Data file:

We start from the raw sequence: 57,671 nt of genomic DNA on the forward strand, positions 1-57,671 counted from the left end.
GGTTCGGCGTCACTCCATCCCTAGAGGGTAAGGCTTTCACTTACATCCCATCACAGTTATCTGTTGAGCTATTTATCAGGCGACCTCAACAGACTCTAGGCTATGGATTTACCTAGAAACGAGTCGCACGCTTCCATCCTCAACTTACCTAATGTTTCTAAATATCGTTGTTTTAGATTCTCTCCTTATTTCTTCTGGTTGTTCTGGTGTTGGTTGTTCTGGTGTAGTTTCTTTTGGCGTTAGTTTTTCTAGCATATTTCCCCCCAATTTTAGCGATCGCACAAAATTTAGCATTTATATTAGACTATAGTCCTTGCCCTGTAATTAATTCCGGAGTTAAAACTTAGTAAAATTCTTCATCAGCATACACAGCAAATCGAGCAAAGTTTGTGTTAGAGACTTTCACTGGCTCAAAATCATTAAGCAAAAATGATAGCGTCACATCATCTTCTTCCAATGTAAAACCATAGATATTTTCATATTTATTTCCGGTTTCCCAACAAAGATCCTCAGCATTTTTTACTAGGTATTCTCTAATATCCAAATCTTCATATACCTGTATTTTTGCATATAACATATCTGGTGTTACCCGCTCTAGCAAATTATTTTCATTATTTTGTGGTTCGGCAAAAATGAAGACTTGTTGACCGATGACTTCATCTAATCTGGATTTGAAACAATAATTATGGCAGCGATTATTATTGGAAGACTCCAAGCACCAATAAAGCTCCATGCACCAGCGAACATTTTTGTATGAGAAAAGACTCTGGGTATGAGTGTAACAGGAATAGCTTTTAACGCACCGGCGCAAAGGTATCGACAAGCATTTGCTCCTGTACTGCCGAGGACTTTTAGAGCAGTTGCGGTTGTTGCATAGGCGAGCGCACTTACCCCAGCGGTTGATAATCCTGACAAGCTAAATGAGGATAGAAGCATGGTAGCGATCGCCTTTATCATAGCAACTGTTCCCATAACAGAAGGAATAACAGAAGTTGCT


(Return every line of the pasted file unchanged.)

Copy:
We start from the raw sequence: 57,671 nt of genomic DNA on the forward strand, positions 1-57,671 counted from the left end.
GGTTCGGCGTCACTCCATCCCTAGAGGGTAAGGCTTTCACTTACATCCCATCACAGTTATCTGTTGAGCTATTTATCAGGCGACCTCAACAGACTCTAGGCTATGGATTTACCTAGAAACGAGTCGCACGCTTCCATCCTCAACTTACCTAATGTTTCTAAATATCGTTGTTTTAGATTCTCTCCTTATTTCTTCTGGTTGTTCTGGTGTTGGTTGTTCTGGTGTAGTTTCTTTTGGCGTTAGTTTTTCTAGCATATTTCCCCCCAATTTTAGCGATCGCACAAAATTTAGCATTTATATTAGACTATAGTCCTTGCCCTGTAATTAATTCCGGAGTTAAAACTTAGTAAAATTCTTCATCAGCATACACAGCAAATCGAGCAAAGTTTGTGTTAGAGACTTTCACTGGCTCAAAATCATTAAGCAAAAATGATAGCGTCACATCATCTTCTTCCAATGTAAAACCATAGATATTTTCATATTTATTTCCGGTTTCCCAACAAAGATCCTCAGCATTTTTTACTAGGTATTCTCTAATATCCAAATCTTCATATACCTGTATTTTTGCATATAACATATCTGGTGTTACCCGCTCTAGCAAATTATTTTCATTATTTTGTGGTTCGGCAAAAATGAAGACTTGTTGACCGATGACTTCATCTAATCTGGATTTGAAACAATAATTATGGCAGCGATTATTATTGGAAGACTCCAAGCACCAATAAAGCTCCATGCACCAGCGAACATTTTTGTATGAGAAAAGACTCTGGGTATGAGTGTAACAGGAATAGCTTTTAACGCACCGGCGCAAAGGTATCGACAAGCATTTGCTCCTGTACTGCCGAGGACTTTTAGAGCAGTTGCGGTTGTTGCATAGGCGAGCGCACTTACCCCAGCGGTTGATAATCCTGACAAGCTAAATGAGGATAGAAGCATGGTAGCGATCGCCTTTATCATAGCAACTGTTCCCATAACAGAAGGAATAACAGAAGTTGCT